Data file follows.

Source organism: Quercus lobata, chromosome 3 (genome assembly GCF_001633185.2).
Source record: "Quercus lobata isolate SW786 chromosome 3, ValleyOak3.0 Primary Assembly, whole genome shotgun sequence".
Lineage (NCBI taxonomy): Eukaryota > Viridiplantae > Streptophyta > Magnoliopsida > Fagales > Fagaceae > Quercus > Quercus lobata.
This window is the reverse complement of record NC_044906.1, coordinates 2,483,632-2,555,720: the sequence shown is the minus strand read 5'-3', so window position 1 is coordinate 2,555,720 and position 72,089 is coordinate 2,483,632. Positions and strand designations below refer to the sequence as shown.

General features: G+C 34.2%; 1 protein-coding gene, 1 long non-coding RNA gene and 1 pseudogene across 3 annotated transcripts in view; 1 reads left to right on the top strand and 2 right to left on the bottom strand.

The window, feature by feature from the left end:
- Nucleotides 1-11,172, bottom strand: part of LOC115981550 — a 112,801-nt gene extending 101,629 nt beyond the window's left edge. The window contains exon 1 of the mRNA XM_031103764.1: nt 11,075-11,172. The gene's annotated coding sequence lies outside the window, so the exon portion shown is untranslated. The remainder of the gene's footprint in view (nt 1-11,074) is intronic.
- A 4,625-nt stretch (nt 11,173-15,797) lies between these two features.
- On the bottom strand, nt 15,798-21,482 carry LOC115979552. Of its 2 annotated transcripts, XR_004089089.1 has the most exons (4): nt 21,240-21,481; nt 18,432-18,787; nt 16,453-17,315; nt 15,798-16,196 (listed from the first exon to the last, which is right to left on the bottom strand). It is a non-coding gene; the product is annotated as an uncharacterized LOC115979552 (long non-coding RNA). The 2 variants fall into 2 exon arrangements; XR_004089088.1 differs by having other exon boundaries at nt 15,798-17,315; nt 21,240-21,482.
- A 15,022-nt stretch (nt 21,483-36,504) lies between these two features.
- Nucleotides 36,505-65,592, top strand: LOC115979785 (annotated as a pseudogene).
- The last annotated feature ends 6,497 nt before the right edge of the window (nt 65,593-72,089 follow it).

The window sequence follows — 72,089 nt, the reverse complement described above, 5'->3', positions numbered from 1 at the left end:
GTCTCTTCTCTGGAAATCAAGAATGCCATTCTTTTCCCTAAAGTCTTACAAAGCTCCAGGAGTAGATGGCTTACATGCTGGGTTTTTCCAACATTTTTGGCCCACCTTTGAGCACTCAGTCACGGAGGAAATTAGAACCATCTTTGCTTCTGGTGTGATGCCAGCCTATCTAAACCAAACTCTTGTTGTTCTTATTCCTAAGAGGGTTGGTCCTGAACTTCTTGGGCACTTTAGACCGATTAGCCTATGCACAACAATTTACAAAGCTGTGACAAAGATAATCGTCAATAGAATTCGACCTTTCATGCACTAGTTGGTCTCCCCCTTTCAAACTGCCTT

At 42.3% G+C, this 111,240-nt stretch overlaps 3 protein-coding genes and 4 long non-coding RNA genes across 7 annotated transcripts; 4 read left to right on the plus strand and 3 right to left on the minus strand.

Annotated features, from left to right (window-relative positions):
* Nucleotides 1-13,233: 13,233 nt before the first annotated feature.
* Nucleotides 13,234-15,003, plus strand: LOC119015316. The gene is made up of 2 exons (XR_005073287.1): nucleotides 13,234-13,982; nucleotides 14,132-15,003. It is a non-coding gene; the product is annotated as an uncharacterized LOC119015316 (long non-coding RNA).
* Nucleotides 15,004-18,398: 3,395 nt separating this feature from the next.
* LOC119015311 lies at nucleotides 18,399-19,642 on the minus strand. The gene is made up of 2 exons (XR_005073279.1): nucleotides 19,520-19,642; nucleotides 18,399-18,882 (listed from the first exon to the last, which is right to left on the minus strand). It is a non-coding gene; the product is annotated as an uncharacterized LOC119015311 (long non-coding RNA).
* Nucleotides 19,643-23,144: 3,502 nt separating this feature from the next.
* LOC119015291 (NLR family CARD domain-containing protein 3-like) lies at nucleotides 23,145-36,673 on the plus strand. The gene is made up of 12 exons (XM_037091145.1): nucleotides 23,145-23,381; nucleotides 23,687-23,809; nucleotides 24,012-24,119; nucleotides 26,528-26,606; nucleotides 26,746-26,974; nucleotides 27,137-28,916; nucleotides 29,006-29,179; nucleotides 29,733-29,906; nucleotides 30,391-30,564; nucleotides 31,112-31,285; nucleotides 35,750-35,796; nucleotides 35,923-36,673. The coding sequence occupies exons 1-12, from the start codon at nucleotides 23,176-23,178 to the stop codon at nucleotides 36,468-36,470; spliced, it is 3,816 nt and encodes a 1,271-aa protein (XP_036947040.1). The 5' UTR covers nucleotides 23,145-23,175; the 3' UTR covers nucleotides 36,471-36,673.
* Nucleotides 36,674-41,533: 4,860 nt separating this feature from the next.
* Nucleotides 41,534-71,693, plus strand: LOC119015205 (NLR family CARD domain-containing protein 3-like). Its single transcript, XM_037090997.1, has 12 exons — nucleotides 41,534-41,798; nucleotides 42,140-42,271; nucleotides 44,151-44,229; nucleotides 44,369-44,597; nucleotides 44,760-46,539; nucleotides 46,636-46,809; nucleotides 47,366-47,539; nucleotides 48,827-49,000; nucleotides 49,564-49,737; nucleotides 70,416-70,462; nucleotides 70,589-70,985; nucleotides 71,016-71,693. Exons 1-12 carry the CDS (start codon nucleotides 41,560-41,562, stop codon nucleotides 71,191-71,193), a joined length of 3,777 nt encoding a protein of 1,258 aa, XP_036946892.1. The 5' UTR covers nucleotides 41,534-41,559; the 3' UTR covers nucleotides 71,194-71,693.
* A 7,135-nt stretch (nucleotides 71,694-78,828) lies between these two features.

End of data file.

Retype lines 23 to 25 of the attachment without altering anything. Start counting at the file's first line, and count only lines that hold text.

* Nucleotides 36,674-41,533: 4,860 nt separating this feature from the next.
* Nucleotides 41,534-71,693, plus strand: LOC119015205 (NLR family CARD domain-containing protein 3-like). Its single transcript, XM_037090997.1, has 12 exons — nucleotides 41,534-41,798; nucleotides 42,140-42,271; nucleotides 44,151-44,229; nucleotides 44,369-44,597; nucleotides 44,760-46,539; nucleotides 46,636-46,809; nucleotides 47,366-47,539; nucleotides 48,827-49,000; nucleotides 49,564-49,737; nucleotides 70,416-70,462; nucleotides 70,589-70,985; nucleotides 71,016-71,693. Exons 1-12 carry the CDS (start codon nucleotides 41,560-41,562, stop codon nucleotides 71,191-71,193), a joined length of 3,777 nt encoding a protein of 1,258 aa, XP_036946892.1. The 5' UTR covers nucleotides 41,534-41,559; the 3' UTR covers nucleotides 71,194-71,693.
* A 7,135-nt stretch (nucleotides 71,694-78,828) lies between these two features.